How to conquer work-related stress

A man rubs his eyes in front of a computer at work, exhibiting signs of work-related stress.

Does your job stress you out? If so, you’re not alone. The American Institute of Stress says 80% of workers feel stress on the job, and nearly half feel like they need help learning to manage that stress.1

We asked a group of our members what causes them stress at work — and what they do to find relief. From over a dozen options, these members reported their top sources of work-related stress were feeling underpaid, being overworked, having problems with coworkers, being unhappy with management and working long hours.2

Less than half of the members we questioned (43%) said their employers provided resources to help them deal with stress.2 When employers did try to help, members said the best resources were:

Results from a member survey showed that the top resources provided by employers for reducing work-related stress are flexible hours or working from home, corporate wellness programs, work-life balance, walking or exercise groups and training programs.

Other resources mentioned by members were social activities, career development opportunities and stress management. 2

We also asked members how they reduce stress in their lives. Among those polled, the top responses were getting enough sleep, spending time with family and friends, eating healthy, staying organized and taking time off from work.2

We asked members how they reduce stress in their lives. Among those polled, the top ways responses were getting enough sleep, spending time with family and friends, eating healthy, staying organized and taking time off from work.

More ways to find relief

Along with what our members shared, there are many techniques to reduce feelings of work-related stress. Here are a few additional ideas to help:

  • Stop multi-tasking. Trying to do too many things at once can add to your stress level. It can also make you less productive.3 Your brain has to refocus when it switches tasks. This makes it difficult to finish any of them.4 Increase efficiency by working on a single project until it’s done. Work on related tasks one after another to make it easier on your brain.5
  • Schedule a daily exercise or mindfulness break. Physical activity leads to the release of endorphins. These brain chemicals help you feel better and reduce stress.  Other ways to release endorphins: meditation, acupuncture, massage therapy and breathing deeply.6
  • Embrace self-care. Pick up a new hobby. Read a book. Dance. Visit a spa. Find ways to pamper yourself and block out thoughts of work until you’re back in the office.
  • Unplug. Try not to log in or check work emails, if you can. This mental break helps you approach potentially stressful situations with fresh eyes when you return to work.
  • Learn from each other. Among the members we polled, the top ways to reduce stress were to get enough sleep and spend time with family and friends. Other ideas included eating healthy, staying organized and taking time off from work.2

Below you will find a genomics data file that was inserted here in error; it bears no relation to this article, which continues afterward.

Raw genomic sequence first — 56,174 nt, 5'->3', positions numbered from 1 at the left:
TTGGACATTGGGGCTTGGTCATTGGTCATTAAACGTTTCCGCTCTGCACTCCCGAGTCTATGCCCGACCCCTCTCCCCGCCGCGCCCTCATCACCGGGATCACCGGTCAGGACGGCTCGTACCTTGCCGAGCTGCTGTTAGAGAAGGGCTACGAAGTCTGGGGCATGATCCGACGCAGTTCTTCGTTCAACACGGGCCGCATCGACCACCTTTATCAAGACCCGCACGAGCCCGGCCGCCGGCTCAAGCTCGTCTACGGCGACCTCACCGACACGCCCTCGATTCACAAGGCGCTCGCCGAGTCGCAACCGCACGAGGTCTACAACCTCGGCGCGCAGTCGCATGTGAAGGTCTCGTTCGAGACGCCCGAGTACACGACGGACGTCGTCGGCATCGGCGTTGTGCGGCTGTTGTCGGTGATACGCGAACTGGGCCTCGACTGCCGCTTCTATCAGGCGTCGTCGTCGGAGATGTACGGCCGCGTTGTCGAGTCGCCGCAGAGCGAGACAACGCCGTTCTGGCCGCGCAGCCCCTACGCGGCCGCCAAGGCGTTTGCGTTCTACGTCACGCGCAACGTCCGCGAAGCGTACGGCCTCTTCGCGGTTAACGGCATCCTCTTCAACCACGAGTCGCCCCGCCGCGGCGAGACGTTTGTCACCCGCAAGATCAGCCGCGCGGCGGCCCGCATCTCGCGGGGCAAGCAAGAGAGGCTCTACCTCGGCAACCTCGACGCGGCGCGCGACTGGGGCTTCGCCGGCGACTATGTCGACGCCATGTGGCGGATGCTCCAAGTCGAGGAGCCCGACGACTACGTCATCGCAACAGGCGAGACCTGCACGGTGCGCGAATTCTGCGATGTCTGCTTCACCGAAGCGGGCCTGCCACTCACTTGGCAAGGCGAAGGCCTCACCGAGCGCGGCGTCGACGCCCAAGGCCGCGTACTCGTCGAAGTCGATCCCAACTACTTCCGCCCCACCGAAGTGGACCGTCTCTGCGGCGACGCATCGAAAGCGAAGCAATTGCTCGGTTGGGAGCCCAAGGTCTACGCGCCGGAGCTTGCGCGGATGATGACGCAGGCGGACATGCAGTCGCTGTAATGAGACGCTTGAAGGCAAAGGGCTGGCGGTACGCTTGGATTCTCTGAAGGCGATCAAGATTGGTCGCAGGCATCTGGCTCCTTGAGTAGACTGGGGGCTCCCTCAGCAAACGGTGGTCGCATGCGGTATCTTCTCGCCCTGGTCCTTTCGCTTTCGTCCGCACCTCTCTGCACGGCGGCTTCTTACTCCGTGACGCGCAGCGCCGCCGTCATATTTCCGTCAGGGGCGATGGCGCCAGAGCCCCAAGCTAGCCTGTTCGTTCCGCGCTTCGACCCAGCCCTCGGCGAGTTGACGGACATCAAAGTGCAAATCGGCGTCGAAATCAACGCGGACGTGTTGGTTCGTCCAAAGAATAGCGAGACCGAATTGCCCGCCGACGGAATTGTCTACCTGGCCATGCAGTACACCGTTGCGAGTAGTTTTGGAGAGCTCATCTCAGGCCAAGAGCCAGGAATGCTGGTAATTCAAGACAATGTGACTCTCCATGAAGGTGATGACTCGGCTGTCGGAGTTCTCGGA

A little work stress is hard to avoid. But if you start to feel overwhelmed or consumed by stress, reach out for help. Talk to a friend, family member or coworker about your situation.

ConnectiCare members can get support using their behavioral health benefit, available through Optum. Call 1-888-946-4658 or visit liveandworkwell.com. The online access code is “connecticare.”

For more help coping with stress, anxiety or depression at work or at home, there are several national hotlines:

  • National Suicide Prevention Lifeline: 1-800-273-8255
  • National Domestic Violence Hotline:1- 800-799-7233
  • Hopeline: 1-800-442-4673

Find more stress-busting tips on our blog:

1The American Institute of Stress: Workplace Stress. https://www.stress.org/workplace-stress. Accessed April 16, 2019.

2Results of an online survey fielded by email to adult women and men who are ConnectiCare members from April 5-12, 2019.

3Quast, Lisa. “Want to be more productive? Stop multi-tasking.” https://www.forbes.com/sites/lisaquast/2017/02/06/want-to-be-more-productive-stop-multi-tasking/#1b94bccc55a6. Accessed March 20, 2019.

4Blaszczak-Boxe, Agata. “Why multitasking is killing your productivity.” https://www.cbsnews.com/news/multitasking-is-killing-your-productivity/.  Accessed March 20, 2019.

5Galek, Candice. “Why single-tasking is the new multi-tasking in 2018.” https://www.inc.com/candice-galek/the-real-reason-multitasking-crushes-your-productivity-and-3-ways-to-get-back-on-track.html. Accessed on March 20, 2019.

6Anxiety and Depression Association of America: Physical Activity Reduces Stress. https://adaa.org/understanding-anxiety/related-illnesses/other-related-conditions/stress/physical-activity-reduces-st. Accessed March 20, 2019.